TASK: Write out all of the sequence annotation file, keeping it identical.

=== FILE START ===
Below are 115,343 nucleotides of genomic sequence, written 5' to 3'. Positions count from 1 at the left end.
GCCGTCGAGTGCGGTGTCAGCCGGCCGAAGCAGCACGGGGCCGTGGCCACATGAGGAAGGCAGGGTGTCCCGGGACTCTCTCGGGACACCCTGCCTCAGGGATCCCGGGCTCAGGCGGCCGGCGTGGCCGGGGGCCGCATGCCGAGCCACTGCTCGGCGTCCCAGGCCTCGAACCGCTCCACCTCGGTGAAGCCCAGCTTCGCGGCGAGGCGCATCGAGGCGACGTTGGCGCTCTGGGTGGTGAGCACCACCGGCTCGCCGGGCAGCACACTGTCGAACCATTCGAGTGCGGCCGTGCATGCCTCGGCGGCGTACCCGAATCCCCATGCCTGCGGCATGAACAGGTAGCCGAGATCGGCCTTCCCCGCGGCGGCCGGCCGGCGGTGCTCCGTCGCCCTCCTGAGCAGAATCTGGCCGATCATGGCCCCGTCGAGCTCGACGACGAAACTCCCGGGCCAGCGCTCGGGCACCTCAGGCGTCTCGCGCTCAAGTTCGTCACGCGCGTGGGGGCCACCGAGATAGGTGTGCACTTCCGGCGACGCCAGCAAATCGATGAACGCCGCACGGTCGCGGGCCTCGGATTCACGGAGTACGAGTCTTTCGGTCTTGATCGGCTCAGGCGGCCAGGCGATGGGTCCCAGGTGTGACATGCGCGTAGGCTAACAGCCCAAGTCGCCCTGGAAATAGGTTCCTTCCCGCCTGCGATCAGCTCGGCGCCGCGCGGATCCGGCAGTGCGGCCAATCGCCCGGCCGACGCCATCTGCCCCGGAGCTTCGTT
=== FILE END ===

Below are 115,343 nucleotides of genomic sequence, written 5' to 3'. Positions count from 1 at the left end.
GCCGTCGAGTGCGGTGTCAGCCGGCCGAAGCAGCACGGGGCCGTGGCCACATGAGGAAGGCAGGGTGTCCCGGGACTCTCTCGGGACACCCTGCCTCAGGGATCCCGGGCTCAGGCGGCCGGCGTGGCCGGGGGCCGCATGCCGAGCCACTGCTCGGCGTCCCAGGCCTCGAACCGCTCCACCTCGGTGAAGCCCAGCTTCGCGGCGAGGCGCATCGAGGCGACGTTGGCGCTCTGGGTGGTGAGCACCACCGGCTCGCCGGGCAGCACACTGTCGAACCATTCGAGTGCGGCCGTGCATGCCTCGGCGGCGTACCCGAATCCCCATGCCTGCGGCATGAACAGGTAGCCGAGATCGGCCTTCCCCGCGGCGGCCGGCCGGCGGTGCTCCGTCGCCCTCCTGAGCAGAATCTGGCCGATCATGGCCCCGTCGAGCTCGACGACGAAACTCCCGGGCCAGCGCTCGGGCACCTCAGGCGTCTCGCGCTCAAGTTCGTCACGCGCGTGGGGGCCACCGAGATAGGTGTGCACTTCCGGCGACGCCAGCAAATCGATGAACGCCGCACGGTCGCGGGCCTCGGATTCACGGAGTACGAGTCTTTCGGTCTTGATCGGCTCAGGCGGCCAGGCGATGGGTCCCAGGTGTGACATGCGCGTAGGCTAACAGCCCAAGTCGCCCTGGAAATAGGTTCCTTCCCGCCTGCGATCAGCTCGGCGCCGCGCGGATCCGGCAGTGCGGCCAATCGCCCGGCCGACGCCATCTGCCCCGGAGCTTCGTT